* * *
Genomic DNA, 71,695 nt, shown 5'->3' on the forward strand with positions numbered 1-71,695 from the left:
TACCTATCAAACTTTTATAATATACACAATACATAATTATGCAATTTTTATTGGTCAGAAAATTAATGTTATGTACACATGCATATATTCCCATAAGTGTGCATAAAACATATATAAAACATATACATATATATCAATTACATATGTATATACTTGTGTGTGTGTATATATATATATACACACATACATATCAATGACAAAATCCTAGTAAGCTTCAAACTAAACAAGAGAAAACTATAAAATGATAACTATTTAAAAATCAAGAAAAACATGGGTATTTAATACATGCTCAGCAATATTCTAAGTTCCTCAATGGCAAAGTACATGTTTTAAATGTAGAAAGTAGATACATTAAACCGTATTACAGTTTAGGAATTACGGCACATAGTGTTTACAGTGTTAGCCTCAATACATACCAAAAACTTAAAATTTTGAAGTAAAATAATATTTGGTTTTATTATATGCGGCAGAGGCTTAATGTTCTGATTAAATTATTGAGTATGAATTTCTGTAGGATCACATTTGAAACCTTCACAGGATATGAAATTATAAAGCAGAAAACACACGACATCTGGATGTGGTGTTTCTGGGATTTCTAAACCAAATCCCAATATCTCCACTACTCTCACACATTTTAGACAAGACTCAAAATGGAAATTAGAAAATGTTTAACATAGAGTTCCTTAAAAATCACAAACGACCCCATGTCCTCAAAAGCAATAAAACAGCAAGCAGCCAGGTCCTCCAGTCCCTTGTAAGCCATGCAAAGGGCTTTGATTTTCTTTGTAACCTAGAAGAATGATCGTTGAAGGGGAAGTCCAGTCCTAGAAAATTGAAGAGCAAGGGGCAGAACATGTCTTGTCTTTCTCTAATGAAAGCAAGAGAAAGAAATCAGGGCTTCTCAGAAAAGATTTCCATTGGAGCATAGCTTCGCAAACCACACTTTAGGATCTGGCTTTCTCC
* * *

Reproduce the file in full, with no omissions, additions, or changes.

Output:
Genomic DNA, 71,695 nt, shown 5'->3' on the forward strand with positions numbered 1-71,695 from the left:
TACCTATCAAACTTTTATAATATACACAATACATAATTATGCAATTTTTATTGGTCAGAAAATTAATGTTATGTACACATGCATATATTCCCATAAGTGTGCATAAAACATATATAAAACATATACATATATATCAATTACATATGTATATACTTGTGTGTGTGTATATATATATATACACACATACATATCAATGACAAAATCCTAGTAAGCTTCAAACTAAACAAGAGAAAACTATAAAATGATAACTATTTAAAAATCAAGAAAAACATGGGTATTTAATACATGCTCAGCAATATTCTAAGTTCCTCAATGGCAAAGTACATGTTTTAAATGTAGAAAGTAGATACATTAAACCGTATTACAGTTTAGGAATTACGGCACATAGTGTTTACAGTGTTAGCCTCAATACATACCAAAAACTTAAAATTTTGAAGTAAAATAATATTTGGTTTTATTATATGCGGCAGAGGCTTAATGTTCTGATTAAATTATTGAGTATGAATTTCTGTAGGATCACATTTGAAACCTTCACAGGATATGAAATTATAAAGCAGAAAACACACGACATCTGGATGTGGTGTTTCTGGGATTTCTAAACCAAATCCCAATATCTCCACTACTCTCACACATTTTAGACAAGACTCAAAATGGAAATTAGAAAATGTTTAACATAGAGTTCCTTAAAAATCACAAACGACCCCATGTCCTCAAAAGCAATAAAACAGCAAGCAGCCAGGTCCTCCAGTCCCTTGTAAGCCATGCAAAGGGCTTTGATTTTCTTTGTAACCTAGAAGAATGATCGTTGAAGGGGAAGTCCAGTCCTAGAAAATTGAAGAGCAAGGGGCAGAACATGTCTTGTCTTTCTCTAATGAAAGCAAGAGAAAGAAATCAGGGCTTCTCAGAAAAGATTTCCATTGGAGCATAGCTTCGCAAACCACACTTTAGGATCTGGCTTTCTCC